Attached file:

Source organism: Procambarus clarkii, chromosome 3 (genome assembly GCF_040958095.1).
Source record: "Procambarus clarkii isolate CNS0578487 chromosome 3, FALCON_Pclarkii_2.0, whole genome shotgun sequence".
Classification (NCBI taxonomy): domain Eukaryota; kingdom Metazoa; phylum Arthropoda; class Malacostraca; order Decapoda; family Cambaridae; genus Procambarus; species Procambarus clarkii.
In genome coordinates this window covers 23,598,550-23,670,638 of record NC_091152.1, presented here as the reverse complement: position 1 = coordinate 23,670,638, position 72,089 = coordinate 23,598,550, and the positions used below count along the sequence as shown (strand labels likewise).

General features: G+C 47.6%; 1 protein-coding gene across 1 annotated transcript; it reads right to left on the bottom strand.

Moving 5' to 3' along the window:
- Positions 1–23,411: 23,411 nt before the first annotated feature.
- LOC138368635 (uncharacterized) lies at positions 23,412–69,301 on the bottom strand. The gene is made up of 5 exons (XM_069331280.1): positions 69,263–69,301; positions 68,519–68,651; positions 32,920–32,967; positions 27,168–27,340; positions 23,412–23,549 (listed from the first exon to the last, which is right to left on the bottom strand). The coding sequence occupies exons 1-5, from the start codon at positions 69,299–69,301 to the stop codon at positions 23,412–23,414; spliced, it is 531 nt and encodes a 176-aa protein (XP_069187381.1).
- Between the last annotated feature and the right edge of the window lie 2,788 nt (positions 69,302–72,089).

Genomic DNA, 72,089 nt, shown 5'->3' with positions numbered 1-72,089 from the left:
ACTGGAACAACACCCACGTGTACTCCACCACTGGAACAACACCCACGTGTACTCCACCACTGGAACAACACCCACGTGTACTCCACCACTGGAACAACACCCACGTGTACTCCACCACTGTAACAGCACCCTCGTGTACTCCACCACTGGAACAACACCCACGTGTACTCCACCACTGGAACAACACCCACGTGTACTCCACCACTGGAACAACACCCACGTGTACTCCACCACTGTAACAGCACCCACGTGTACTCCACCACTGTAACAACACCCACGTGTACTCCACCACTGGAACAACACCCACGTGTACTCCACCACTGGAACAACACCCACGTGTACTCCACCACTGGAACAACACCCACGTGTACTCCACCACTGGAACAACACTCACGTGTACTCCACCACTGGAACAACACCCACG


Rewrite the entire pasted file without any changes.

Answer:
Source organism: Procambarus clarkii, chromosome 3 (genome assembly GCF_040958095.1).
Source record: "Procambarus clarkii isolate CNS0578487 chromosome 3, FALCON_Pclarkii_2.0, whole genome shotgun sequence".
Classification (NCBI taxonomy): domain Eukaryota; kingdom Metazoa; phylum Arthropoda; class Malacostraca; order Decapoda; family Cambaridae; genus Procambarus; species Procambarus clarkii.
In genome coordinates this window covers 23,598,550-23,670,638 of record NC_091152.1, presented here as the reverse complement: position 1 = coordinate 23,670,638, position 72,089 = coordinate 23,598,550, and the positions used below count along the sequence as shown (strand labels likewise).

General features: G+C 47.6%; 1 protein-coding gene across 1 annotated transcript; it reads right to left on the bottom strand.

Moving 5' to 3' along the window:
- Positions 1–23,411: 23,411 nt before the first annotated feature.
- LOC138368635 (uncharacterized) lies at positions 23,412–69,301 on the bottom strand. The gene is made up of 5 exons (XM_069331280.1): positions 69,263–69,301; positions 68,519–68,651; positions 32,920–32,967; positions 27,168–27,340; positions 23,412–23,549 (listed from the first exon to the last, which is right to left on the bottom strand). The coding sequence occupies exons 1-5, from the start codon at positions 69,299–69,301 to the stop codon at positions 23,412–23,414; spliced, it is 531 nt and encodes a 176-aa protein (XP_069187381.1).
- Between the last annotated feature and the right edge of the window lie 2,788 nt (positions 69,302–72,089).

Genomic DNA, 72,089 nt, shown 5'->3' with positions numbered 1-72,089 from the left:
ACTGGAACAACACCCACGTGTACTCCACCACTGGAACAACACCCACGTGTACTCCACCACTGGAACAACACCCACGTGTACTCCACCACTGGAACAACACCCACGTGTACTCCACCACTGTAACAGCACCCTCGTGTACTCCACCACTGGAACAACACCCACGTGTACTCCACCACTGGAACAACACCCACGTGTACTCCACCACTGGAACAACACCCACGTGTACTCCACCACTGTAACAGCACCCACGTGTACTCCACCACTGTAACAACACCCACGTGTACTCCACCACTGGAACAACACCCACGTGTACTCCACCACTGGAACAACACCCACGTGTACTCCACCACTGGAACAACACCCACGTGTACTCCACCACTGGAACAACACTCACGTGTACTCCACCACTGGAACAACACCCACG